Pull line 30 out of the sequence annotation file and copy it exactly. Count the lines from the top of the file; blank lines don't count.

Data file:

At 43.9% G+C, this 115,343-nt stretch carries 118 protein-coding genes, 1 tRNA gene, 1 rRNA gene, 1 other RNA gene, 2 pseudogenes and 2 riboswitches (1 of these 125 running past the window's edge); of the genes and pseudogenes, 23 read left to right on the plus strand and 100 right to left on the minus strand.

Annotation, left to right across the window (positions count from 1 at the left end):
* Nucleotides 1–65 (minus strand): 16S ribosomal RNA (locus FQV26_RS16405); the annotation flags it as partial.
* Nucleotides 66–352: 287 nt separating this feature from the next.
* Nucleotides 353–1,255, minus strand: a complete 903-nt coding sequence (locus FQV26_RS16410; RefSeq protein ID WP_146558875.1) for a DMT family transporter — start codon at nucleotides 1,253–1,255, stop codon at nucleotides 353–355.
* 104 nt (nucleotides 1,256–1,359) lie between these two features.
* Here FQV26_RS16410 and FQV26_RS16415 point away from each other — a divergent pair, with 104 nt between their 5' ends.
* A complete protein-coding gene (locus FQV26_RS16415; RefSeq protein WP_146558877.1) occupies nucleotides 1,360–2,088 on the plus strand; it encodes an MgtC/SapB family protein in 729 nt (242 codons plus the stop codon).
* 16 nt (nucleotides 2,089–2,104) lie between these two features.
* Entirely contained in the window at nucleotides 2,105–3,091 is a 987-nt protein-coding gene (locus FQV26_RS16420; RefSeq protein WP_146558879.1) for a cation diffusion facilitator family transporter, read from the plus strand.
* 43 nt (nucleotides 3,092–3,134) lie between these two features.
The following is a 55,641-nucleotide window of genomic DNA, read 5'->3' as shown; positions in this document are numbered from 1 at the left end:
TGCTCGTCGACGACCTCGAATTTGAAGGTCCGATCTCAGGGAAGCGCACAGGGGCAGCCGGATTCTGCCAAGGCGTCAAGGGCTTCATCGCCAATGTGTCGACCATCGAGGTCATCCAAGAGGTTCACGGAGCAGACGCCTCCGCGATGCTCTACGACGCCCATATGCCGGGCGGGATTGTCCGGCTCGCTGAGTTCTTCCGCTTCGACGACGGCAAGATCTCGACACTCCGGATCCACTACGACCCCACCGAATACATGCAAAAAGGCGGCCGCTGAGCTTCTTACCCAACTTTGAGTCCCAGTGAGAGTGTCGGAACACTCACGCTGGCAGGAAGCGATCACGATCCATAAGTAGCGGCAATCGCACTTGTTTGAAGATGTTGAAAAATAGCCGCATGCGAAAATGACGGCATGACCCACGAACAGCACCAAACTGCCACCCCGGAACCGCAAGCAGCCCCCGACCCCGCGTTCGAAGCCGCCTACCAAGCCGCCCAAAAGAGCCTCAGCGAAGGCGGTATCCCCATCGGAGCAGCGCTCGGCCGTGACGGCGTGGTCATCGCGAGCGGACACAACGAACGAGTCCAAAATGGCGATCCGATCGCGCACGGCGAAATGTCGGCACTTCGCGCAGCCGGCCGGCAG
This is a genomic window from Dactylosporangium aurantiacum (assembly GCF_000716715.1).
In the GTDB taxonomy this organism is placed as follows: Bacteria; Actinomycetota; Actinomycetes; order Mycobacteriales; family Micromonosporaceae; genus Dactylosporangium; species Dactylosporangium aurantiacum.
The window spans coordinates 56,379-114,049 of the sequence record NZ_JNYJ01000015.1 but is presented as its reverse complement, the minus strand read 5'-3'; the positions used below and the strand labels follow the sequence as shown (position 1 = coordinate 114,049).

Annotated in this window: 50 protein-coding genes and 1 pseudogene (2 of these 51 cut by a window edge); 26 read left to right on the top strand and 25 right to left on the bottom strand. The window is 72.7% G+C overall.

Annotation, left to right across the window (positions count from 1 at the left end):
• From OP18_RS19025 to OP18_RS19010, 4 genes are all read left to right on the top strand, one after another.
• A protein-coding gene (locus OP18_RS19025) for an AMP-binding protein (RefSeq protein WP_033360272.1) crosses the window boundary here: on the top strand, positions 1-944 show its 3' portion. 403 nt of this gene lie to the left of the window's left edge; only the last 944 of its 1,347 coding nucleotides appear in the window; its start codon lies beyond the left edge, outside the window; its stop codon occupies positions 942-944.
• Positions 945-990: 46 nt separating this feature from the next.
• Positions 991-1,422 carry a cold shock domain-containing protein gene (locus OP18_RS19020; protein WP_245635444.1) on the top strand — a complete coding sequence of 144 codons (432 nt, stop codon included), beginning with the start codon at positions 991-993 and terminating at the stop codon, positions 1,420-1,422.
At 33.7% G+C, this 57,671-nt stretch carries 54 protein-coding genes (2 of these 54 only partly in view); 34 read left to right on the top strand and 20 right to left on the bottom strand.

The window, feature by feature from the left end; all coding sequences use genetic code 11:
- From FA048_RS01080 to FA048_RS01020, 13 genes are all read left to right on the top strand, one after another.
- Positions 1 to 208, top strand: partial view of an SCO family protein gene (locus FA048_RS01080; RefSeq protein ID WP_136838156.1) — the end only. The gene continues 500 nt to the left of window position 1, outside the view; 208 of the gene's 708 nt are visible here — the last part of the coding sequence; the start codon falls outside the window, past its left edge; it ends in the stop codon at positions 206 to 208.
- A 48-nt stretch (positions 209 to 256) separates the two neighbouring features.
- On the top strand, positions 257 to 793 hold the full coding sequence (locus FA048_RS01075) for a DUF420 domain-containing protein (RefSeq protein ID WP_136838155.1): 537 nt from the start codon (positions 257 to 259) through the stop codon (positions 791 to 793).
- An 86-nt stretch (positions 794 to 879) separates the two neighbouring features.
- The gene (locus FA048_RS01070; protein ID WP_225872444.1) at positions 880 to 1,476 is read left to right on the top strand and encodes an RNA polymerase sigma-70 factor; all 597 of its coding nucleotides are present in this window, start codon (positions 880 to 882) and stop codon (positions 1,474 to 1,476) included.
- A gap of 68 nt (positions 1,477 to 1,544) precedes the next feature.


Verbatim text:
- The gene (locus FA048_RS01070; protein ID WP_225872444.1) at positions 880 to 1,476 is read left to right on the top strand and encodes an RNA polymerase sigma-70 factor; all 597 of its coding nucleotides are present in this window, start codon (positions 880 to 882) and stop codon (positions 1,474 to 1,476) included.